Detective Gordon: A Case in Any Case by Ulf Nilsson, illustrated by Gitte Spee

This is the final book about Detective Gordon in this Swedish writer’s trilogy, and is a gentle, illustrated (in full-colour) book that suits newly independent readers, or fills the gap of a softly written story for more confident readers.

Detective Gordon is on a break, perhaps even on the cusp of retirement, leaving assistant Buffy in sole charge of the police station as the new Police Chief. Buffy is a mouse, Gordon, a frog. But Gordon misses the police station and Buffy misses having a companion. When there are strange noises at the police station one night, Buffy asks Gordon for help – after all, being a lone police mouse is dangerous and scary work. Together, the two officers are braver and cleverer.

Again, the plot here is easy to decipher and simple to detect, but there is a much greater depth to these warm stories from Ulf Nilsson. Themes of companionship, and self-discovery, tales of friendship and teamwork. The text and illustrations combine to give this book a feeling of lightness and bounce, and a quiet steady contemplation permeates the entire book – something that’s often missing from children’s fiction – it’s both insightful and yet full of charm. A great introduction to detective fiction for the very youngest – with plenty of cakes and wholesome allusions. Watch out for the slight touches of melancholy interspersed with wry humour – a perfect pitch to capture the emotions. You can buy it here.

The Great Shelby Holmes Girl Detective by Elizabeth Eulberg, illustrated by Matt Robertson

It’s glaringly obvious where the allusions lie in this new book. When John Watson moves to New York from Maryland, he’s fairly stuck for friends. Until he meets neighbour Shelby Holmes. Despite being only nine years old, Shelby is the best detective in the neighbourhood – using her inflated confidence and acute skills of observation to discover everything about everybody.

Within days of John’s arrival, there is a dog-napping of a prize poodle, and Shelby jumps straight on the case, using John as her somewhat unwilling sidekick. It’s rather less menacing than The Hound of the Baskervilles, but very modern, fresh, sassy and cute. The plot skips along at a relentless pace, at the same time showing insights into friendship and sibling rivalry.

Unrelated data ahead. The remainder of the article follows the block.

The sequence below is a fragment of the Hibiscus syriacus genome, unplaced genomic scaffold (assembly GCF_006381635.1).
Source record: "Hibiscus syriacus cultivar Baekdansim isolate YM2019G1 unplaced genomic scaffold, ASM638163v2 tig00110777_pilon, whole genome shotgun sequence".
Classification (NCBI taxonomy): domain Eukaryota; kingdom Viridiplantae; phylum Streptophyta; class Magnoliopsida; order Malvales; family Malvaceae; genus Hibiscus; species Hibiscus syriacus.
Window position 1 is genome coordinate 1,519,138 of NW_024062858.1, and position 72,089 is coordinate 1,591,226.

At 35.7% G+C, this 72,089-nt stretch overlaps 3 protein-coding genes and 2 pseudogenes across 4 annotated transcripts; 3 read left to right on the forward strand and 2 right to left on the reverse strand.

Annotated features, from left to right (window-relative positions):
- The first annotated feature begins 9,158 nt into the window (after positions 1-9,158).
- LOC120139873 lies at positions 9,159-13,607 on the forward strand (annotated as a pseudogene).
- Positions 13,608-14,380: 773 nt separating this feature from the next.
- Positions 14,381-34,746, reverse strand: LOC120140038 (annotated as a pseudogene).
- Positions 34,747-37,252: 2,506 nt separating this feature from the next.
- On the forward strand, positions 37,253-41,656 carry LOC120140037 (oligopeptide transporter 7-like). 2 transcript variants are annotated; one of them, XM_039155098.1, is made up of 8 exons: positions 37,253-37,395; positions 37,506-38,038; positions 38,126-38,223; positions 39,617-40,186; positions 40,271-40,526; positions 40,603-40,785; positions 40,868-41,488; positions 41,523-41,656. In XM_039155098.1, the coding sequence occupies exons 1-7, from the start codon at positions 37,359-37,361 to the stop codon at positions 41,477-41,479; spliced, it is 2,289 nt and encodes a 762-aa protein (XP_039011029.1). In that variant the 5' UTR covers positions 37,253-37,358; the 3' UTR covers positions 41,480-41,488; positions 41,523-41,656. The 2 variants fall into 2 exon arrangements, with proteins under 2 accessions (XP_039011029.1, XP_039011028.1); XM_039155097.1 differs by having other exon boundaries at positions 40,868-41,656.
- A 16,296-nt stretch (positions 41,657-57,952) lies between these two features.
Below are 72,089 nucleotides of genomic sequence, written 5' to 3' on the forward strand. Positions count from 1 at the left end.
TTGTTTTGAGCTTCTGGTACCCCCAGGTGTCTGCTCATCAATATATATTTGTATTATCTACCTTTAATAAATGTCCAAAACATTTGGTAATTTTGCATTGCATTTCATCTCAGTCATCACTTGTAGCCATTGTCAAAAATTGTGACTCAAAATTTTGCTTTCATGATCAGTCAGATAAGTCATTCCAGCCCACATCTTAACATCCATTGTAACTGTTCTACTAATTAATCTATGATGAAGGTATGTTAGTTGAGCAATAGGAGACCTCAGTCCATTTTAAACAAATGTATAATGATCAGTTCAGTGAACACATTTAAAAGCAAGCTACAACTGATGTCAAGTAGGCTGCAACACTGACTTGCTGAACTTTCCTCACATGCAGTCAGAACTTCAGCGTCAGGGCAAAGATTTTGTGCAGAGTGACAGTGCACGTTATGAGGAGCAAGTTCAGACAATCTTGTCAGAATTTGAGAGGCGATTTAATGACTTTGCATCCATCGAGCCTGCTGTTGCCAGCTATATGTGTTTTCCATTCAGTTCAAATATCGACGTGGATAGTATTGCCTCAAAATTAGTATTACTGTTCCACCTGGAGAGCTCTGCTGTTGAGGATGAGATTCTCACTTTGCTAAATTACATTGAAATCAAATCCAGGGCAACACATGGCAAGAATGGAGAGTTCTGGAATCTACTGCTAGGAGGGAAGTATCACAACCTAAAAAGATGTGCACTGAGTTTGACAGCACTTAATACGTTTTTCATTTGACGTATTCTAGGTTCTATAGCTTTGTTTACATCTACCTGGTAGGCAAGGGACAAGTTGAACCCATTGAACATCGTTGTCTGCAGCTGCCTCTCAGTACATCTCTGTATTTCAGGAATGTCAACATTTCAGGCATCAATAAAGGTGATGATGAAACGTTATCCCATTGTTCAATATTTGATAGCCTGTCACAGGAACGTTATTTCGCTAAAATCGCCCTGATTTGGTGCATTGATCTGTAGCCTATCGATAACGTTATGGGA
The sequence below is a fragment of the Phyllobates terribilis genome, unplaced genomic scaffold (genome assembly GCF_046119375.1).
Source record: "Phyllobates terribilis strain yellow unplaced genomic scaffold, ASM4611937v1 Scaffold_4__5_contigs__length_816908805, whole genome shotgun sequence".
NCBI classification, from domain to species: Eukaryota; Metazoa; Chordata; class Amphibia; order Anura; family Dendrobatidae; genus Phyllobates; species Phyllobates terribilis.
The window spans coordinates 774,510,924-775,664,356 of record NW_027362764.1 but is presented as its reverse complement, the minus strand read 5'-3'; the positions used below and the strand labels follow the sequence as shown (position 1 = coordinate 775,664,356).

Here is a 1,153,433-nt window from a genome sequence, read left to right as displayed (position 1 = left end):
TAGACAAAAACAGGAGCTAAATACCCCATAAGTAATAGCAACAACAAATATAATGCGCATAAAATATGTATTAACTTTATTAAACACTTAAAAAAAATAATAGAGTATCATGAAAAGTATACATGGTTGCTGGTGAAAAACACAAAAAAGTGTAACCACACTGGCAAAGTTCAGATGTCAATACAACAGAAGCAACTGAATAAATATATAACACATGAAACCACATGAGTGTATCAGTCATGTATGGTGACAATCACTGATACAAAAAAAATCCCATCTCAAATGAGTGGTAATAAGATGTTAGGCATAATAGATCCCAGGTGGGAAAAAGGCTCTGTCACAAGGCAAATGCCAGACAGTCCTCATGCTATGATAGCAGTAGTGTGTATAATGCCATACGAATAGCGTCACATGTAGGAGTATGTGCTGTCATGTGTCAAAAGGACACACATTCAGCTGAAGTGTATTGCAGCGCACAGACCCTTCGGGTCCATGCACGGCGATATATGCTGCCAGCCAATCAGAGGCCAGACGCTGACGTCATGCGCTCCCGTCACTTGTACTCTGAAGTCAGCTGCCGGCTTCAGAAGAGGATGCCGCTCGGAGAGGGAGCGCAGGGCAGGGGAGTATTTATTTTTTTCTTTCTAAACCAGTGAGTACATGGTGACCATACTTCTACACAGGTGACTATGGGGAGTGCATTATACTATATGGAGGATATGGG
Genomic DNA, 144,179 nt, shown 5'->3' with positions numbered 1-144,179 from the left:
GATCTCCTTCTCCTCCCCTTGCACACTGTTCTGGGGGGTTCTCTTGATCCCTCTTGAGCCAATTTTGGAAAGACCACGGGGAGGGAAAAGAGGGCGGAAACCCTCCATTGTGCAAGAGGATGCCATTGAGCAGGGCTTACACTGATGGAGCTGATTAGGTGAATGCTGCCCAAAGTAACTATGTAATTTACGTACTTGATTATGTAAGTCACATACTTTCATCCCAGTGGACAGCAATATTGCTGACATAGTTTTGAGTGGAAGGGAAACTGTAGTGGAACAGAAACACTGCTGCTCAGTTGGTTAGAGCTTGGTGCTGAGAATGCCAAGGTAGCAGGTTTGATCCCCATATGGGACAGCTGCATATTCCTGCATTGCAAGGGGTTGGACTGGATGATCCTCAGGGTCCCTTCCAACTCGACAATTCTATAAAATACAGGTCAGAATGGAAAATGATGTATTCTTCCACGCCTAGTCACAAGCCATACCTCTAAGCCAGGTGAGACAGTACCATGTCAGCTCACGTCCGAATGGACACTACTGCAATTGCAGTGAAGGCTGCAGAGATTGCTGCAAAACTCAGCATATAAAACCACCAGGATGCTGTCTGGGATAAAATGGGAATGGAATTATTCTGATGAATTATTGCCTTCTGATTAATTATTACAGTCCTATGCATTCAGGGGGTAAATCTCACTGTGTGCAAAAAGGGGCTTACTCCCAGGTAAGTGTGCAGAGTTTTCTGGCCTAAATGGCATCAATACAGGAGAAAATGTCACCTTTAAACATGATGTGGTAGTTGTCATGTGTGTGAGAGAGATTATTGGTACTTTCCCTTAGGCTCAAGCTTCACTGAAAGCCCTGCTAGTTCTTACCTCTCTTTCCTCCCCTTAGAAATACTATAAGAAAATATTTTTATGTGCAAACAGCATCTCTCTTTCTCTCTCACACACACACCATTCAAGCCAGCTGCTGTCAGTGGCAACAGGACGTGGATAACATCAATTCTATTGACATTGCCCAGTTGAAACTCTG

The characters are likeable – Shelby is slightly infuriating at times, but always full of words of wisdom, and friendly and abrupt at the same time. She has low tolerance for fools. The black and white humorous illustrations throughout serve to make our protagonist and sidekick rather endearing. Continuing nods to Eulberg’s inspiration add a lightness and many wry smiles.

What’s more the landscape is well-realised. Eulberg may have transplanted Baker Street to New York City, but she paints a realistic, fully-fleshed and diverse neighbourhood, which makes the read even more up-to-date and pertinent. The first of many we presume. Detect it here.

Rose Raventhorpe Investigates: Black Cats and Butlers by Janine Beacham

Okay, so there’s been a plethora of these types of books recently. Mysteries for the 9+ age group abound on the bookshelves at the moment. From the Scarlet and Ivy Series, Murder Most Unladylike, The Mystery of the Clockwork Sparrow, Nancy Parker’s Diary of Detection – the list goes on and on. This new series, set in Victorian London, is as immersive as any of those aforementioned, and also I would suggest, pitched for a less well able reader.

Rose Raventhorpe is born into the aristocracy and ought to behave as a Victorian young lady (already, the place of women in historical society is a hook), but when her butler is murdered – the third butler in Yorke to be found dead in a week – Rose feels compelled to investigate.

With sinister grave-robbers, underground tunnels and cats with strange powers, this is a dark and twisty little tale, yet highly readable with good pace, and also packs in a good supernatural element.

Rose is a fine protagonist – smart, curious, brave. She isn’t ‘fiesty’ necessarily, seems calmer than that, and is prone to making mistakes, but is always well-intentioned. But for me, the stand-out element is the amount of humour in the story – caricatures abound from the butlers and their gloves, to Emily, Rose’s friend in mourning. A historical giggle with darkness and magic. Investigate how to buy it here.

 

 

The Bookshop Girl by Sylvia Bishop, illustrated by Ashley King

So there’s chocolate and there’s books. Two favourite things of mine. Sylvia Bishop clearly feels the same for she has transplanted the idea of Willy Wonka’s chocolate factory into a book about bookshops.

Property Jones was left in the lost property cupboard of a bookshop when she was just five. Now she lives with the owners – a mother and her son. She loves living there, with her adopted family, but as was the case with Charlie Bucket and his family, they are impoverished. And Property is impoverished in more than one way, for she is harbouring a terrible secret – she is illiterate and cannot admit it.